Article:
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Thursday, Oct. 16, 2003 02:20 pm

A taste of the fair

art548
Jack “Gibby” Gibson

This year's Illinois State Fair is just a memory; the cows, carnival rides and concessions won't be back until August. But if you didn't get your fill, a new downtown restaurant offers a chance to relive the fair year-round.

Gibby's Orbits, promising a "taste of the fair," opened its doors in July. The owners, Pam and Jack "Gibby" Gibson, made a name for themselves by selling donuts and lemon shake-ups at local fairs and festivals. Now they're betting fans of the state fair will want to enjoy the food without the crowds, parking and the smell of livestock.

The Gibby's menu features fair standards, including Chicago-style hot dogs, fruit shake-ups, chili dogs, bratwursts, Italian beef and snow cones, as well as breakfast items like muffins and pancakes and sausage on a stick. Seasonal foods offered this month include sliced caramel apples, apple cider and hot wassail.

But do people really want to eat fair food throughout the year? "Yes they do," says Pam Gibbons. "They don't get sick of it. It's how people know us. We have a unique niche. Customers say, 'Oh, you have fair food all year round. I can get my fix,' or 'I didn't get to the fair this year, or it was too expensive to go the fair, but now I can come here.'"

The white walls of the small business are decorated with colorful murals painted by local children. One wall sports a large cartoon rabbit, while another mural currently in the process features a red and yellow carnival tent. Plastic tables and chairs with umbrellas also give the eatery the feeling of an outdoor picnic. Christian music plays in the background. Bible verses are printed on the menus and walls. The Gibbonses encourage more children to become involved in decorating the walls and eventually want to host parties for local youth groups. "We want to incorporate the community and get them involved," she says.

Gibby Gibbons started selling mini donuts 18 years ago as a fund-raiser for a local Boy Scout troop and never turned back. He soon bought a donut machine and concession stand and began selling them at local festivals, fairs and events, including the Illinois State Fair, where he became known as "The Donut Man." The mini donuts are made from a mix supplied Lil' Orbits Inc., a Minnesota-based supplier of donut-making equipment and ingredients.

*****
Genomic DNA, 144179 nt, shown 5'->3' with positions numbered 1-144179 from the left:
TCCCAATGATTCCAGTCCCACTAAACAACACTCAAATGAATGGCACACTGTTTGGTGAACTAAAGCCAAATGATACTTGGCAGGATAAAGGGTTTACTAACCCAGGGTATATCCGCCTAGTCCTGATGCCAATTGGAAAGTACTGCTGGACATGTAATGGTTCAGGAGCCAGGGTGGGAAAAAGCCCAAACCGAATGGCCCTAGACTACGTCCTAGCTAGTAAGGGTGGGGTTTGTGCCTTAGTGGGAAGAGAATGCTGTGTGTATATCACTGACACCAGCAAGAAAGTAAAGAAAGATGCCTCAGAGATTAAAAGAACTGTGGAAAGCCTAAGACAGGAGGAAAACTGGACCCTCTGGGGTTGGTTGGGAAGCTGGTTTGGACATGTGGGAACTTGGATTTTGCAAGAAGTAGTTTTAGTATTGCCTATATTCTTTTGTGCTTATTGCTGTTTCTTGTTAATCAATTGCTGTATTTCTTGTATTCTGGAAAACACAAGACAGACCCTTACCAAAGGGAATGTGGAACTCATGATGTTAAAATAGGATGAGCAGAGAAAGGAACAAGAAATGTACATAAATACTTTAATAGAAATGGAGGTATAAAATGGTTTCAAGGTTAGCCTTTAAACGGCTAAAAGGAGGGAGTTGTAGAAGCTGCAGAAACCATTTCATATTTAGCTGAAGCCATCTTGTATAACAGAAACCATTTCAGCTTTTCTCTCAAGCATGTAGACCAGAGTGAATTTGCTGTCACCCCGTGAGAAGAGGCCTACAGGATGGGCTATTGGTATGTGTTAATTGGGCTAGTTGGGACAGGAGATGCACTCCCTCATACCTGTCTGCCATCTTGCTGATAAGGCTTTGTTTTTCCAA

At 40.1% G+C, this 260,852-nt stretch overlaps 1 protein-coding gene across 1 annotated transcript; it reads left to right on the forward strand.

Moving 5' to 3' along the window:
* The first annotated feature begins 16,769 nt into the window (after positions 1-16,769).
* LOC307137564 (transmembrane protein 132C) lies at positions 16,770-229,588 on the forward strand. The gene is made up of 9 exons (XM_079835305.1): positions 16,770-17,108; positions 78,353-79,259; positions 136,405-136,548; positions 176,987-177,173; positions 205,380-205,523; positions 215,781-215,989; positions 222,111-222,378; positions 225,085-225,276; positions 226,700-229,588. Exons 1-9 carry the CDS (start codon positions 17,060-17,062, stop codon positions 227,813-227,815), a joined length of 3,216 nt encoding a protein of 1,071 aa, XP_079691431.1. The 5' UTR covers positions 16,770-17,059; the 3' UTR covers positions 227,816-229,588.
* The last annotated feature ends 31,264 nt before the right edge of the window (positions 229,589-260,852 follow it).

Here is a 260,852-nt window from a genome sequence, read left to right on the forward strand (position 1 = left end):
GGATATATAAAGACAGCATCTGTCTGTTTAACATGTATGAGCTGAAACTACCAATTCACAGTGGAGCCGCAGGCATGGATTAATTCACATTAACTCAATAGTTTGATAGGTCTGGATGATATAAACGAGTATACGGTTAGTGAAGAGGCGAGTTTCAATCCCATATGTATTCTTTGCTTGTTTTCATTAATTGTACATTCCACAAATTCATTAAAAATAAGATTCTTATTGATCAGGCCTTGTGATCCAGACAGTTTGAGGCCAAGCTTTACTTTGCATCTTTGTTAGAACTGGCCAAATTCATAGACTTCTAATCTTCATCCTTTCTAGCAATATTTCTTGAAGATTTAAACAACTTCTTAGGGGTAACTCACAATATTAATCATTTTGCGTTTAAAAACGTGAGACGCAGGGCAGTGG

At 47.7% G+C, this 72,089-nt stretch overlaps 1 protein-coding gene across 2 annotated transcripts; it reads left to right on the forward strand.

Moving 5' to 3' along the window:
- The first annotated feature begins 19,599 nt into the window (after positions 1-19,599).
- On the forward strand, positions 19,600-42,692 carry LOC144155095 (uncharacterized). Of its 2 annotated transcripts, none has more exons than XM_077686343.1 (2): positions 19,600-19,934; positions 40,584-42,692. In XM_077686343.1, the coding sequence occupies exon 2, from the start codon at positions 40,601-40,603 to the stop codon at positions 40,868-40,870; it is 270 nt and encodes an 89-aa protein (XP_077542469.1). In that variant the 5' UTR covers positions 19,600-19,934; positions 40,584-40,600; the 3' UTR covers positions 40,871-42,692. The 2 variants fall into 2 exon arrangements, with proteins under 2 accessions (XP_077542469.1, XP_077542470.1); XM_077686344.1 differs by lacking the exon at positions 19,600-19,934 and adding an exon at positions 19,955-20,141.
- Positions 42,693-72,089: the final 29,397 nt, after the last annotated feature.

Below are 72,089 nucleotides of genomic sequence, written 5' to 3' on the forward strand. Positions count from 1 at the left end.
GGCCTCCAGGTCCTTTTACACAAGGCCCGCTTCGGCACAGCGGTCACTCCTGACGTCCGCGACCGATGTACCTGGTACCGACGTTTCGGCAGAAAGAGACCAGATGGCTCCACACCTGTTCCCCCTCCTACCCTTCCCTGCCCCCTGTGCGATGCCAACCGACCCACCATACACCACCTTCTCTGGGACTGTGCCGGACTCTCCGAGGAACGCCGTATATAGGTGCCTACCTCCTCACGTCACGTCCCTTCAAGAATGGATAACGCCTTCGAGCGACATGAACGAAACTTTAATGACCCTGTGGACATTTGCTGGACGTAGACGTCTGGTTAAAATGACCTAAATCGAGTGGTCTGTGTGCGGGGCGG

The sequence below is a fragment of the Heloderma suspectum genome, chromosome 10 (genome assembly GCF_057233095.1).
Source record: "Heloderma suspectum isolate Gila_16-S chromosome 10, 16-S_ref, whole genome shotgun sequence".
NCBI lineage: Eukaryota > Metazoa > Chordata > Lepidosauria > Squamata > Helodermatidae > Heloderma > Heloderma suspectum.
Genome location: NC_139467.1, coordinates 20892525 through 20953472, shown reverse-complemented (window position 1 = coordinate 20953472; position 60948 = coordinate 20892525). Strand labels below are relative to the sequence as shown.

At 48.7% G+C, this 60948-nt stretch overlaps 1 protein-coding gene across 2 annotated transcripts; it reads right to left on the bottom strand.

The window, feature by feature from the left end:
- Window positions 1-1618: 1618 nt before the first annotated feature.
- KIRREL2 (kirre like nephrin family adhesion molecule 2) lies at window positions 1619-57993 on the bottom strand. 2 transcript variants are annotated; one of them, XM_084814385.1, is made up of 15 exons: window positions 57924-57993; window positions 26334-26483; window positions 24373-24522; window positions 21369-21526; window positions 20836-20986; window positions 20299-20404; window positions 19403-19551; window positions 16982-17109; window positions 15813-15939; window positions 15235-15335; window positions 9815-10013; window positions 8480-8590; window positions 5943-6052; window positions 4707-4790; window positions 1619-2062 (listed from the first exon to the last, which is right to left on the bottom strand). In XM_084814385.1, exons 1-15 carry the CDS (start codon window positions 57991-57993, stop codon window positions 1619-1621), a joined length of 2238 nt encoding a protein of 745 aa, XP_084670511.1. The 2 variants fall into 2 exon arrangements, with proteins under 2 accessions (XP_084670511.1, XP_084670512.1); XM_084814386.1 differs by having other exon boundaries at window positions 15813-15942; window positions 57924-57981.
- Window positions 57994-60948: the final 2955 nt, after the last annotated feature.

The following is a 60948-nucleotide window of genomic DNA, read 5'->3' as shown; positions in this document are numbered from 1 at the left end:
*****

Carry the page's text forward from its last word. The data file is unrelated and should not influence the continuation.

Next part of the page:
Through the years, Gibby Gibbons expanded the menu and built a loyal of customers who'd find his stand at various locations around town. Gibbons, 60, who has worked as a truck driver, grocery store manager and meat cutter during his varied career -- and often two or three jobs simultaneously -- kept selling donuts on weekends and after work during special events.

Pam, a Chicago native with a 30-year career in human resources, says she drew on her experience as a carhop and waitress many years ago to quickly learn the food business when the couple was married two year ago. The couple, who have five children and 16 grandchildren between them, retired from their other careers a year ago to operate the concession stand full-time, most recently from the corner of Lawrence and Veterans, before deciding to open the restaurant. They also provide concessions for the Springfield Junior Blues home hockey games at the Nelson Center.

The smell of donuts frying is the first thing you notice when entering the door. The donuts, which are small, light and fluffy, are always hot and fresh. Gibbons claims he can prepare a dozen donuts per minute. He doesn't even drop the batter into the hopper, which then cuts, flips and fries them, until a customer places an order. "I've never put my donuts under a heat lamp," he says, proudly. The most popular items, besides the donuts, are the fruit shake-ups, which come in flavors like strawberry-lime, peach and pineapple and are made with fresh fruit.

Despite fair food having a bad rap for being unhealthy, the couple says their donuts are cooked in cholesterol-free soybean oil and they prepare other items with health-conscious customers in mind. "People say they like the greasy food from the fair, but they really don't. If we can steam it, we will. Our brats are steamed, then broiled, so they're not as greasy," Pam says.

Gibby's Orbits is located at 319 E. Monroe.
Hours are 7 a.m.-2:30 p.m., Mon.-Fri.
Phone: (217) 306-3454 or (217) 306-3208.
Web site: www.geocities.com/gibbysorbits/donuts/html

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